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Partnerships

Some of our partners, captured through our Terrestrial Laser Scanner, outside the Queensland Government Ecosciences Precinct at  Dutton Park during the Remote Sensing and Geographic Information Systems Qld Unconference in March 2013.

We often undertake research with external partners to develop new or improved methods for natural resource assessment and monitoring. Our major partnerships are outlined below.

Joint Remote Sensing Research Program 

The first Joint Remote Sensing Research Program included the University of Queensland, the Queensland Department of Environment and Resource Management and the New South Wales Office of Environment and Heritage. It started in September 2007 and finished in August 2011.

All project partners saw it as a very successful research collaboration that ultimately improved the monitoring activities by the government partners by partnering with research institutions and other state agencies to enhance research and development capacity for the partners.

The program was extended in September 2011, and following agreements in 2014 and 2017, the current program continues to 2020, with every intention of continuing beyond. The current program includes the University of Queensland, the New South Wales Office of Environment and Heritage, the Victorian Department of Environment, Land, Water and Planning and the University of New South Wales.

Regional Copernicus Data Hub

DSITI are partners in the Regional Copernicus Data Hub project that has been developed with Geoscience Australia (GA), CSIRO, the New South Wales Office of Environment and Heritage and Western Australia’s Landgate. This project agreement is in place until June 2019.

The project aims to establish and operate a Regional Copernicus Data Access/Data Analysis Hub (Data Hub) that will ingest and disseminate data from the European Union’s Sentinel satellites. For further information see www.copernicus.gov.au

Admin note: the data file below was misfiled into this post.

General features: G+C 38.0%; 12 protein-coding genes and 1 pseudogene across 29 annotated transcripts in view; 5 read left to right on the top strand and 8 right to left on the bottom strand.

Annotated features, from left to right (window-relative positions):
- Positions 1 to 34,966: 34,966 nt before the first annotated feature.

Geoscience Australia is leading the Copernicus Data Hub negotiations with the European Commission and the European Space Agency, and leading the Data Hub project for Australia.

Japan Aerospace Exploration Agency (JAXA), University of NSW and University of Aberystwyth

A long-term collaboration with JAXA, the University of NSW and the University of Aberystwyth, has resulted in improved methods for mapping forest structure and estimating carbon storage in woodlands and forests, using a range of satellite and airborne imagery.

This includes a collaborative project with JAXA, which provided radar imagery from the Advanced Land Observation Satellite (ALOS) sensor for Australia as part of the Kyoto and Carbon (K&C) programs which started with our participation in a K&C 3 project in 2011 and continues with our K&C 4 project activities until 2017.

These significant research efforts have already resulted in improved above-ground biomass maps for woodlands and forests for both Queensland and New South Wales. 

The Auscover facility of the Australian Terrestrial Ecosystem Research Network (TERN)

We are collaborating with government and research agencies across Australia as part of Auscover to generate and deliver consistent satellite imagery suitable for time-series analysis and derived products.